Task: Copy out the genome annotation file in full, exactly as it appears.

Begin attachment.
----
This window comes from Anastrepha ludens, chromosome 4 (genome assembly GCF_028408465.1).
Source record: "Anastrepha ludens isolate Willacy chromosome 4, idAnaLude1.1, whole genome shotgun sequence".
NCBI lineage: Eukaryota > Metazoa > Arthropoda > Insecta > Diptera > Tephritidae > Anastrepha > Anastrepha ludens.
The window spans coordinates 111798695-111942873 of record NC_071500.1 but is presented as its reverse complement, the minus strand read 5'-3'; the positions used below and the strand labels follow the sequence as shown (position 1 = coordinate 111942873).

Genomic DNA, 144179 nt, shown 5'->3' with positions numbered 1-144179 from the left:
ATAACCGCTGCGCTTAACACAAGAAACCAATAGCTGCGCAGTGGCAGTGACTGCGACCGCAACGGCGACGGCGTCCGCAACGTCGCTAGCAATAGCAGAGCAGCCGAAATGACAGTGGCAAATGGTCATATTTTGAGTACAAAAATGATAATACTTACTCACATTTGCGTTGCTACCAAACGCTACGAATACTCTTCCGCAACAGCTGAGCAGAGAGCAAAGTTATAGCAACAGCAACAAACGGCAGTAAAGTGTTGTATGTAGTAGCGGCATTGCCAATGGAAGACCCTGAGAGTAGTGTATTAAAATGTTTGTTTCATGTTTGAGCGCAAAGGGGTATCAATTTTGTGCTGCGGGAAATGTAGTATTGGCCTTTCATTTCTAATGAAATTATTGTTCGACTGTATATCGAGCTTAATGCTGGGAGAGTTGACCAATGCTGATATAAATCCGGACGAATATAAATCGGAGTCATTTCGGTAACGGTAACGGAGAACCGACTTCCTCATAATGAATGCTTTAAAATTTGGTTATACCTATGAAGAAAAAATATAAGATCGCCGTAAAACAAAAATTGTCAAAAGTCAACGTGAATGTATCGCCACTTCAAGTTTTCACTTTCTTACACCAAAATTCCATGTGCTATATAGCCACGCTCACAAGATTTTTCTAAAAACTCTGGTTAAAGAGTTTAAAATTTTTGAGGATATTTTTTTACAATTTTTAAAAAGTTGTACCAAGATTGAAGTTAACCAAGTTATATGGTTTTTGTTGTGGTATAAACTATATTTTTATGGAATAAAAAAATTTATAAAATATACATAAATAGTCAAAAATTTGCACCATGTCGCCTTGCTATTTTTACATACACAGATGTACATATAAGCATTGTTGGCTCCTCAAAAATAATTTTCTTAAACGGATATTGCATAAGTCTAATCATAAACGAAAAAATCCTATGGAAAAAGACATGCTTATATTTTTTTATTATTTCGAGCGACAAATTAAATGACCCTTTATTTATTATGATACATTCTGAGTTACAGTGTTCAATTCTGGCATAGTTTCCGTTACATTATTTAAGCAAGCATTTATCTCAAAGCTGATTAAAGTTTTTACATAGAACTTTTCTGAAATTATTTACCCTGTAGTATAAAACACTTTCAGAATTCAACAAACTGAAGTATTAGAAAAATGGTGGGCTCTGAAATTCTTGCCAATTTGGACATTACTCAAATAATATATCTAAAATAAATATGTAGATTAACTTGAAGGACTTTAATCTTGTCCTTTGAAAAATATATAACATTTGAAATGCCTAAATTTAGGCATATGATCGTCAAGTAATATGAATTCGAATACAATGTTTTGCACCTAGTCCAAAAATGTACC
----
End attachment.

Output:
This window comes from Anastrepha ludens, chromosome 4 (genome assembly GCF_028408465.1).
Source record: "Anastrepha ludens isolate Willacy chromosome 4, idAnaLude1.1, whole genome shotgun sequence".
NCBI lineage: Eukaryota > Metazoa > Arthropoda > Insecta > Diptera > Tephritidae > Anastrepha > Anastrepha ludens.
The window spans coordinates 111798695-111942873 of record NC_071500.1 but is presented as its reverse complement, the minus strand read 5'-3'; the positions used below and the strand labels follow the sequence as shown (position 1 = coordinate 111942873).

Genomic DNA, 144179 nt, shown 5'->3' with positions numbered 1-144179 from the left:
ATAACCGCTGCGCTTAACACAAGAAACCAATAGCTGCGCAGTGGCAGTGACTGCGACCGCAACGGCGACGGCGTCCGCAACGTCGCTAGCAATAGCAGAGCAGCCGAAATGACAGTGGCAAATGGTCATATTTTGAGTACAAAAATGATAATACTTACTCACATTTGCGTTGCTACCAAACGCTACGAATACTCTTCCGCAACAGCTGAGCAGAGAGCAAAGTTATAGCAACAGCAACAAACGGCAGTAAAGTGTTGTATGTAGTAGCGGCATTGCCAATGGAAGACCCTGAGAGTAGTGTATTAAAATGTTTGTTTCATGTTTGAGCGCAAAGGGGTATCAATTTTGTGCTGCGGGAAATGTAGTATTGGCCTTTCATTTCTAATGAAATTATTGTTCGACTGTATATCGAGCTTAATGCTGGGAGAGTTGACCAATGCTGATATAAATCCGGACGAATATAAATCGGAGTCATTTCGGTAACGGTAACGGAGAACCGACTTCCTCATAATGAATGCTTTAAAATTTGGTTATACCTATGAAGAAAAAATATAAGATCGCCGTAAAACAAAAATTGTCAAAAGTCAACGTGAATGTATCGCCACTTCAAGTTTTCACTTTCTTACACCAAAATTCCATGTGCTATATAGCCACGCTCACAAGATTTTTCTAAAAACTCTGGTTAAAGAGTTTAAAATTTTTGAGGATATTTTTTTACAATTTTTAAAAAGTTGTACCAAGATTGAAGTTAACCAAGTTATATGGTTTTTGTTGTGGTATAAACTATATTTTTATGGAATAAAAAAATTTATAAAATATACATAAATAGTCAAAAATTTGCACCATGTCGCCTTGCTATTTTTACATACACAGATGTACATATAAGCATTGTTGGCTCCTCAAAAATAATTTTCTTAAACGGATATTGCATAAGTCTAATCATAAACGAAAAAATCCTATGGAAAAAGACATGCTTATATTTTTTTATTATTTCGAGCGACAAATTAAATGACCCTTTATTTATTATGATACATTCTGAGTTACAGTGTTCAATTCTGGCATAGTTTCCGTTACATTATTTAAGCAAGCATTTATCTCAAAGCTGATTAAAGTTTTTACATAGAACTTTTCTGAAATTATTTACCCTGTAGTATAAAACACTTTCAGAATTCAACAAACTGAAGTATTAGAAAAATGGTGGGCTCTGAAATTCTTGCCAATTTGGACATTACTCAAATAATATATCTAAAATAAATATGTAGATTAACTTGAAGGACTTTAATCTTGTCCTTTGAAAAATATATAACATTTGAAATGCCTAAATTTAGGCATATGATCGTCAAGTAATATGAATTCGAATACAATGTTTTGCACCTAGTCCAAAAATGTACC